A dihedral angle is the angle between two intersecting planes. A spherical angle is the angle between two intersecting great circles. The smaller angular difference of two bearings or lines of position. The angle in a vertical plane between the horizontal and a descending line.
The angle through which a ray is bent by refraction. The angle in a vertical plane between the horizontal and an ascending line, as from an observer to an object. The angle between the line of motion of a ray of radiant energy and the perpendicular to a surface, at the point of impingement.
The angle between the line of motion of a ray of reflected radiant energy and the perpendicular to a surface, at the point of reflection. The angle between a refracted ray and the perpendicular to the refracting surface. The angle between the transverse axis of a craft and the horizontal. The horizontal angle of the region of indefinite characteristic near the boundaries of a sector of a sector light. A unit of length, used especially in expressing the length of light waves, equal to one ten-thousandth of a micron or one hundred millionth of a centimeter.
Of or pertaining to an angle or angles. The angular difference between two directions, numerically equal to the angle between two lines extending in the given directions. The arc of the great circle joining two points, expressed in angular units. Distance between two points, expressed in angular units of a specified frequency. Distortion in a map projection because of non-conformity. The quantity obtained by multiplying the moment of inertia of a body by its angular speed.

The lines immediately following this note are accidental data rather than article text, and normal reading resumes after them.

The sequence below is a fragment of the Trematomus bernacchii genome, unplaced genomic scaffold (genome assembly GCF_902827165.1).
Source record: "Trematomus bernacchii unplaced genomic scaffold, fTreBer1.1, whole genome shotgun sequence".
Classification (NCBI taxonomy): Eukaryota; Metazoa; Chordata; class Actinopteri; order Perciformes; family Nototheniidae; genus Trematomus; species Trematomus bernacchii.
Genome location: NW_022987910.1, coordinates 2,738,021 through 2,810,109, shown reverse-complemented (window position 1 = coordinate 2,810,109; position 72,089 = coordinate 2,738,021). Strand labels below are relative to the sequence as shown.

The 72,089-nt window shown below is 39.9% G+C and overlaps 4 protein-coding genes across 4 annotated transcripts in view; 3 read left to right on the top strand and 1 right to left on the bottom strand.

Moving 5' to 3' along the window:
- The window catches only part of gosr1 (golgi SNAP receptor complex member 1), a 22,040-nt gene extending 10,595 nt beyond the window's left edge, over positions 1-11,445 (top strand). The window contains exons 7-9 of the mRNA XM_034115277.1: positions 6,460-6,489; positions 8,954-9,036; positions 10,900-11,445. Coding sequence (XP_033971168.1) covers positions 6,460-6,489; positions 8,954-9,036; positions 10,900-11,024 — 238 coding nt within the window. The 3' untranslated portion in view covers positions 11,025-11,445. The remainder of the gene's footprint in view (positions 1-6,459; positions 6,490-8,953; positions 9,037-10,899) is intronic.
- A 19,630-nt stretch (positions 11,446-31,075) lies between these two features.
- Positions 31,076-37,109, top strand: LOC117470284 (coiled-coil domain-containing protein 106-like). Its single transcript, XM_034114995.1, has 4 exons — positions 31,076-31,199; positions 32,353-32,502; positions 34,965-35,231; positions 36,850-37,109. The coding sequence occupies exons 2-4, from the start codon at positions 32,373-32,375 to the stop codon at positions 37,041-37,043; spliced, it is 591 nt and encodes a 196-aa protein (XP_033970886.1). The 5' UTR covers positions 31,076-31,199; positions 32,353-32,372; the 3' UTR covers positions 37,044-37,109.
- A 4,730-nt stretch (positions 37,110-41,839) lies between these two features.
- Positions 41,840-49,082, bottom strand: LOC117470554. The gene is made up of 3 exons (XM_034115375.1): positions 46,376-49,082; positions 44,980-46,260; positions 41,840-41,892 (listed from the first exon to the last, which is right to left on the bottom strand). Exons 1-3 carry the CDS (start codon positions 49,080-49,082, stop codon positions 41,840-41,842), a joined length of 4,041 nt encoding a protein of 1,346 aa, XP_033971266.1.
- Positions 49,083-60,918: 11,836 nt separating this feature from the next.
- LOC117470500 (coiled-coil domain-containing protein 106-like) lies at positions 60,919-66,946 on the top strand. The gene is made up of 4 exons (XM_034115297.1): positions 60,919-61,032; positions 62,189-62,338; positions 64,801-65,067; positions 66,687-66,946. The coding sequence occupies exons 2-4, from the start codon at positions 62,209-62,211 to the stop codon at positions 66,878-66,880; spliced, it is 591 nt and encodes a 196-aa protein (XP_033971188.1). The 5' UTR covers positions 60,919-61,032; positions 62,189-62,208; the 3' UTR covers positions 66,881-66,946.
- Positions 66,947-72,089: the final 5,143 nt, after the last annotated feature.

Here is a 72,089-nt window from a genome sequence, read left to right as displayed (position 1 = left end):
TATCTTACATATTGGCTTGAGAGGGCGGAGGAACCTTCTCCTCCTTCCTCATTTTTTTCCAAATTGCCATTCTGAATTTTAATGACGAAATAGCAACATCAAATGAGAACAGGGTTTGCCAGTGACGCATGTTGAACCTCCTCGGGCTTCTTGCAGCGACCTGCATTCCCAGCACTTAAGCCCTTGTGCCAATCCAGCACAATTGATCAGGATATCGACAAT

Time rate of change of angular displacement of the earth relative to the fixed stars equal to 0. Change of direction per unit time. To heat to a high temperature and then allow to cool slowly, for the purpose of softening, making less brittle, or removing permanent magnetism. When Flinders bars or quadrantal correctors acquire permanent magnetism which decreases their effectiveness as compass correctors, they are annealed.
Any marking on illustrative material for the purpose of clarification such as numbers, letters, symbols, and signs. Of or pertaining to a year; yearly. Seasonal variation in water level or tidal current speed, more or less periodic due chiefly to meteorological causes.
An eclipse in which a thin ring of the source of light appears around the obscuring body. Annular solar eclipses occur, but never annular lunar eclipses. A positive electrode; the plate of a vacuum tube; the electrode of an electron tube through which a principal stream of electrons leaves the inter-electrode space.